HALO Scientist Dr. Jean-Philippe Chaput is a co-author on a paper, “Correlates of nocturnal sleep duration, nocturnal sleep variability, and nocturnal sleep problems in toddlers: results from the GET UP! Study,” that was recently published in Sleep Medicine. Citation details and a summary of the paper are below.
Zhang Z, Sousa-Sá E, Pereira J, Chaput JP, Okely A, Feng X, Santos R.
Correlates of nocturnal sleep duration, nocturnal sleep variability, and nocturnal sleep problems in toddlers: results from the GET UP! Study. Sleep Med. 2018 Oct 11;53:124-132.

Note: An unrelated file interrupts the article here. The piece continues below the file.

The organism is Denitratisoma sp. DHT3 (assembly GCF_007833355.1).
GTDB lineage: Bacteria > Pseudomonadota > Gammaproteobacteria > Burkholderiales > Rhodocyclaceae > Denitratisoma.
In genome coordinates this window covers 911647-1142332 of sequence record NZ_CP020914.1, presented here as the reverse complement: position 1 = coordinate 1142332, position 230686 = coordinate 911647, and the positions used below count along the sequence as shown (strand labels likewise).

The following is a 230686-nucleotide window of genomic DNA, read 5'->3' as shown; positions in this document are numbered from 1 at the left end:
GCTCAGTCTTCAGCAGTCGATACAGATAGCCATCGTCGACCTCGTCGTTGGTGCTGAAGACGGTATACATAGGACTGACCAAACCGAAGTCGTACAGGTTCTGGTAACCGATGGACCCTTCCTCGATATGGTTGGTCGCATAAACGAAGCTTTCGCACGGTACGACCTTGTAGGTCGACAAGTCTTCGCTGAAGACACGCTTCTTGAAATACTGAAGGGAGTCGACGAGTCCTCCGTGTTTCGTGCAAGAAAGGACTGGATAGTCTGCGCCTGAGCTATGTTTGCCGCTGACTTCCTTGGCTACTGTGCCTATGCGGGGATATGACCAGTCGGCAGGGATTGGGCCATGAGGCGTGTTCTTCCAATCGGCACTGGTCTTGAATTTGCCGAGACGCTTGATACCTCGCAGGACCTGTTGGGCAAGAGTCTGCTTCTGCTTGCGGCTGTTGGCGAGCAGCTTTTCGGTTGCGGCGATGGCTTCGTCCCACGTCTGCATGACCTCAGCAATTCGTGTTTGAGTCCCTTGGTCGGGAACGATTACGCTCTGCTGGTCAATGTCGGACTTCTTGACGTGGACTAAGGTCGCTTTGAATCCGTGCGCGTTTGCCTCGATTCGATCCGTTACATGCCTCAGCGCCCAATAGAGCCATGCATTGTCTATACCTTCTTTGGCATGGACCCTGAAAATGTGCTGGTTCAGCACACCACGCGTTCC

OBJECTIVE: To explore the correlates of nocturnal sleep duration, nocturnal sleep variability, and nocturnal sleep problems in a sample of Australian toddlers. METHODS: Participants were 173 toddlers (average age 19.7 ± 4.1 months) from the GET UP! STUDY: Nocturnal sleep duration, nocturnal sleep variability, nap(s) and physical activity were measured using 24-h accelerometry (Actigraph GT3X+) over seven consecutive days. Nocturnal sleep problems were assessed using the Tayside Children’s Sleep Questionnaire. Screen time was reported by the parents. Logistic regression models were used to examine the associations between potential correlates (ie, age, sex, socio-economic status, weight status, physical activity, screen time, nap(s), bedtimes, and wake-up times) and nocturnal sleep characteristics. RESULTS: Older children were more likely to have greater sleep variability (OR: 1.97; 95% CI: 1.08-3.61). Less physical activity (OR: 2.38; 95% CI: 1.27-4.45), shorter nap(s) (OR: 2.42, 95% CI: 1.29-4.55), and later wake-up times (OR: 4.42; 95% CI: 2.32-8.42) were associated with higher odds of having longer nocturnal sleep duration. Late bedtimes were associated with shorter nocturnal sleep duration (OR: 0.09; 95% CI: 0.04-0.18) and with greater nocturnal sleep variability (OR: 1.97; 95% CI: 1.06-3.68). None of the potential correlates were associated with nocturnal sleep problems. CONCLUSION: The present study identifies several correlates of nocturnal sleep duration (total physical activity, nap(s), bedtime, and wake-up time) and nocturnal sleep variability (age and bedtime), whereas no correlates were identified for nocturnal sleep problems. The association between late bedtimes and shorter nocturnal sleep duration and greater nocturnal variability suggests that these may be modifiable targets for future sleep interventions in early childhood.